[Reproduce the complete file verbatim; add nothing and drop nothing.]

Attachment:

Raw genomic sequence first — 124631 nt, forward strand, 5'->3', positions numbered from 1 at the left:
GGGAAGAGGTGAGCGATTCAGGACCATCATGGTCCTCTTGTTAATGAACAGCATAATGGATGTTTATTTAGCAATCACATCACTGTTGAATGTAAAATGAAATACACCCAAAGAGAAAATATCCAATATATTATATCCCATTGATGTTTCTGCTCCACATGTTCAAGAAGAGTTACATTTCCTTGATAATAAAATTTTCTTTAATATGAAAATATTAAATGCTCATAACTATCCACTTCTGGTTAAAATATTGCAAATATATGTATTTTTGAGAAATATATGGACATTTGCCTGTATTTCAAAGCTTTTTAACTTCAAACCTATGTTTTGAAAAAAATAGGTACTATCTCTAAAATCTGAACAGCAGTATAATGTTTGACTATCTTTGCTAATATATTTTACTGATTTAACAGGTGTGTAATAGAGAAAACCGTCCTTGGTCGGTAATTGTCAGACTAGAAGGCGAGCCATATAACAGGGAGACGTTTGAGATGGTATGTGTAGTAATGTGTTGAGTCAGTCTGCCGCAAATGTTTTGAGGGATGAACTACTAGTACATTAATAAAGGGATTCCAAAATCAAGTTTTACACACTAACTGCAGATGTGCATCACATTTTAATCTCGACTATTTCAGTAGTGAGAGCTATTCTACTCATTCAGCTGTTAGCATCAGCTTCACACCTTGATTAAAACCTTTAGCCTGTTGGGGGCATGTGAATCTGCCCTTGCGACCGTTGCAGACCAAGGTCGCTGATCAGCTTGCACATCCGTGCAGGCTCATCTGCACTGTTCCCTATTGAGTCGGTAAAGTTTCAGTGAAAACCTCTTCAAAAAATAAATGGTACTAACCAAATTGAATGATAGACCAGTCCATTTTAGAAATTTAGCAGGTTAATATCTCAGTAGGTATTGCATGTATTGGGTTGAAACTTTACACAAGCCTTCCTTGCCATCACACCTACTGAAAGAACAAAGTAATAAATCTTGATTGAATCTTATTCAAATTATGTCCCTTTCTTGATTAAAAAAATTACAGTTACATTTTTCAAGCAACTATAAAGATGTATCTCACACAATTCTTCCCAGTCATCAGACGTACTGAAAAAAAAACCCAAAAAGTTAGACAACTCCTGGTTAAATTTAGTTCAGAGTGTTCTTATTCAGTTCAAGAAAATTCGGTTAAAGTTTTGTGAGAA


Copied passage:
Raw genomic sequence first — 124631 nt, forward strand, 5'->3', positions numbered from 1 at the left:
GGGAAGAGGTGAGCGATTCAGGACCATCATGGTCCTCTTGTTAATGAACAGCATAATGGATGTTTATTTAGCAATCACATCACTGTTGAATGTAAAATGAAATACACCCAAAGAGAAAATATCCAATATATTATATCCCATTGATGTTTCTGCTCCACATGTTCAAGAAGAGTTACATTTCCTTGATAATAAAATTTTCTTTAATATGAAAATATTAAATGCTCATAACTATCCACTTCTGGTTAAAATATTGCAAATATATGTATTTTTGAGAAATATATGGACATTTGCCTGTATTTCAAAGCTTTTTAACTTCAAACCTATGTTTTGAAAAAAATAGGTACTATCTCTAAAATCTGAACAGCAGTATAATGTTTGACTATCTTTGCTAATATATTTTACTGATTTAACAGGTGTGTAATAGAGAAAACCGTCCTTGGTCGGTAATTGTCAGACTAGAAGGCGAGCCATATAACAGGGAGACGTTTGAGATGGTATGTGTAGTAATGTGTTGAGTCAGTCTGCCGCAAATGTTTTGAGGGATGAACTACTAGTACATTAATAAAGGGATTCCAAAATCAAGTTTTACACACTAACTGCAGATGTGCATCACATTTTAATCTCGACTATTTCAGTAGTGAGAGCTATTCTACTCATTCAGCTGTTAGCATCAGCTTCACACCTTGATTAAAACCTTTAGCCTGTTGGGGGCATGTGAATCTGCCCTTGCGACCGTTGCAGACCAAGGTCGCTGATCAGCTTGCACATCCGTGCAGGCTCATCTGCACTGTTCCCTATTGAGTCGGTAAAGTTTCAGTGAAAACCTCTTCAAAAAATAAATGGTACTAACCAAATTGAATGATAGACCAGTCCATTTTAGAAATTTAGCAGGTTAATATCTCAGTAGGTATTGCATGTATTGGGTTGAAACTTTACACAAGCCTTCCTTGCCATCACACCTACTGAAAGAACAAAGTAATAAATCTTGATTGAATCTTATTCAAATTATGTCCCTTTCTTGATTAAAAAAATTACAGTTACATTTTTCAAGCAACTATAAAGATGTATCTCACACAATTCTTCCCAGTCATCAGACGTACTGAAAAAAAAACCCAAAAAGTTAGACAACTCCTGGTTAAATTTAGTTCAGAGTGTTCTTATTCAGTTCAAGAAAATTCGGTTAAAGTTTTGTGAGAA